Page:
Whether we are in the midst of a pandemic or in the center of God’s will (N.B.: these two places are not mutually exclusive), there are areas of our lives where we could be doing better. Honestly, I have learned a great deal about myself in the months of quarantine, and I recognize that there are things I desire to improve. I suppose January 1st is just as good a day to begin as any other.
Above all else, I desire this year to increase my perseverance, which Merriam-Webster defines as, “continued effort to do or achieve something despite difficulties, failure, or opposition”. I long to be more patient, more forbearing, more tenacious. My trouble is that perseverance is not something that a gym or a grocery store can supply. Perseverance comes through faith in the promises and providence of God over the long haul. It means, for me, delighting in the delays as part of God’s design and rejoicing in the roadblocks as they work toward my refinement. For me, I will know that I am developing perseverance when I no longer experience opposition with annoyance but with amazement.
But that is my struggle. Your struggle is likely different. Why not make an effort this year to work on what is weighing you down? If you need accountability, I am available to provide an occasional prod. If you need prayer, feel free to reach out and we can bring these concerns to God together. If you need motivation for change, simply replay the past year in your mind and marvel at how much you have adapted, adjusted, and altered because of this disease; is not your health as important? You have shown yourself to be resilient. Let the changes you make this year be on your terms. Let me encourage you to read the Bible a bit more this year, attend worship a bit more this year, practice kindness a bit more this year, and marvel at God’s goodness a bit more this year. Clearly, COVID cannot constrict the construction of your Christ-like character; become what you believe you are this year.
Yesterday, our unexpected blessing, our bonus baby – a surprise to all but God – turned thirteen. My youngest, Joshua, following the faith of His savior, is now a man. If we were contemporaries of Jesus, yesterday would have been his Bar Mitzvah (bar [בר] is a Jewish-Aramaic word meaning ‘son’ and mitzvah [מצוה] is a Jewish word meaning ‘a commandment’). Joshua would have been seen not as a seventh-grader but as a “son of the commandment” – he would be responsible for keeping the Law of God. This leaves me, as his father, with a nagging question: have I done enough to prepare him for adulthood.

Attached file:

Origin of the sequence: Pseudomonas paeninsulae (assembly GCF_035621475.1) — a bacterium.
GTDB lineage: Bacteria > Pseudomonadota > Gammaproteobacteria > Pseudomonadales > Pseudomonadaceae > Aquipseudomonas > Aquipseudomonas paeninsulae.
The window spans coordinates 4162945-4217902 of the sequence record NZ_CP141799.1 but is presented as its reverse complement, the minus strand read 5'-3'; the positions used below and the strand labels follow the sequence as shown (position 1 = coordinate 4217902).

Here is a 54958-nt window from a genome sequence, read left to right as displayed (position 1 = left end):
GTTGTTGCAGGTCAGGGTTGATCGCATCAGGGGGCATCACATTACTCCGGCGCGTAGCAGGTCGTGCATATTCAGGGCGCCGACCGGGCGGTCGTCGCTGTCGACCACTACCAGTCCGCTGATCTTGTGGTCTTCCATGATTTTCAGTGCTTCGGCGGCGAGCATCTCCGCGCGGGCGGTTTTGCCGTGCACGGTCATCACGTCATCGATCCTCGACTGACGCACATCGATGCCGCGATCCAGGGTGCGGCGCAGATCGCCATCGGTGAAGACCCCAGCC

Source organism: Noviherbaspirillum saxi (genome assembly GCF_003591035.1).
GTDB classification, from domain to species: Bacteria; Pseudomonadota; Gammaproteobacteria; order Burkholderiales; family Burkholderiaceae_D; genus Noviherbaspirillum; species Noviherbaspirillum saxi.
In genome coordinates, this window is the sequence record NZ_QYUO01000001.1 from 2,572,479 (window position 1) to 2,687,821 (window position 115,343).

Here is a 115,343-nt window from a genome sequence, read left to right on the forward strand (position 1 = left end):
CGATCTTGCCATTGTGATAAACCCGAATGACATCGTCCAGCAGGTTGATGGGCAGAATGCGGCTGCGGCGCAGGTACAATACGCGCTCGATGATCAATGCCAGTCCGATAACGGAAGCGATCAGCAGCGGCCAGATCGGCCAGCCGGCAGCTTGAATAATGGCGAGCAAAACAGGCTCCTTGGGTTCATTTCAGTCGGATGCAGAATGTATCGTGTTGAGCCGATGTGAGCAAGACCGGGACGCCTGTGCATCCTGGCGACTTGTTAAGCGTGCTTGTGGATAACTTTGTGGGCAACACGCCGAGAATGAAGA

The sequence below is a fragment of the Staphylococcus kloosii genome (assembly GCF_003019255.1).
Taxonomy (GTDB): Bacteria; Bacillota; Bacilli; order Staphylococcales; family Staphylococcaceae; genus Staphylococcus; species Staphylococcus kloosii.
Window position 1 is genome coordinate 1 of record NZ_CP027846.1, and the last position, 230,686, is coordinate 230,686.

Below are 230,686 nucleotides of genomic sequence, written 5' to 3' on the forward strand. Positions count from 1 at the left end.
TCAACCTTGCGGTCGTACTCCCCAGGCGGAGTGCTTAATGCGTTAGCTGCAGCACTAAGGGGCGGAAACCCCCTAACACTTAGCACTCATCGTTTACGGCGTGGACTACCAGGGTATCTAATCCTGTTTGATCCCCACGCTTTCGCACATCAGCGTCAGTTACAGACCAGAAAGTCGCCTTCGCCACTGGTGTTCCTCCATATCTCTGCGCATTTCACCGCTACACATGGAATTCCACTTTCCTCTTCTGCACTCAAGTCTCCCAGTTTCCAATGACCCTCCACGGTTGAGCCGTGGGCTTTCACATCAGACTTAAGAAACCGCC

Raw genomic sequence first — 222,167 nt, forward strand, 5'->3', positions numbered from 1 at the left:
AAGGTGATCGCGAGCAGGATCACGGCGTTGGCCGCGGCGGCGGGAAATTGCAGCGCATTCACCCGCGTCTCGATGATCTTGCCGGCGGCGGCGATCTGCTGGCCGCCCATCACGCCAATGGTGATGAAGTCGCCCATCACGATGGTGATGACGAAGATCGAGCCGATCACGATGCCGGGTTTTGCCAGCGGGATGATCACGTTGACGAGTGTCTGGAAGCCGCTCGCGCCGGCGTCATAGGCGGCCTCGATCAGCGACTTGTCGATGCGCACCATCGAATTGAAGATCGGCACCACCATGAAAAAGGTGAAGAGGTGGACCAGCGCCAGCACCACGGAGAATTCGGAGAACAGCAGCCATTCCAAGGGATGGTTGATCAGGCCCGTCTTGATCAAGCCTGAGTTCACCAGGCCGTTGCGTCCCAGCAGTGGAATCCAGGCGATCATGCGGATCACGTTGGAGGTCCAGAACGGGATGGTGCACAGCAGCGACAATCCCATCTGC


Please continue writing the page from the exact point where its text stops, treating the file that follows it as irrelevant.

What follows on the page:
Thankfully, we do not live in a non-adolescent culture and Joshua will not be an adult for another 5 years (legally) or more (culturally). That said, I have been slowly realizing that how I see this boy – as my defenseless and impressionable baby and as my child in need of protection and correction – is not the way the world outside our front door sees this young man. While I would seek to isolate him from the culture of the age, the societal gates of social media have been, with the change of a date, opened to him with its beckoning siren song. In my head, I know that all these coming changes are natural and beneficial steps in his healthy maturity, but in my heart, I worry for he is still just a boy to me and his mother.
Train a child in the way he should go, and when he is old he will not turn from it. Proverbs 22:6
The above-quoted verse is typically mentioned when the topic of parenting comes around. It makes sense since the command of training is good advice for new moms and dads and the promise of faithfulness is comforting during those rebellious stages. As my boy enters manhood, I ask, as I said before, if I did a good enough job training him? Ironically, that might not be the right question for the term Solomon uses for ‘train’ is not translated as ‘train’ anywhere else in the Scriptures; it is translated as “dedicate’. The four other times the Hebrew Bible uses the term חנך, it is in reference to the temple. This admonition is not, as I see it, to prepare my child for the world and hope that I have done enough, but to proclaim my child to the world and trust that he will remember who he is, and whose he is.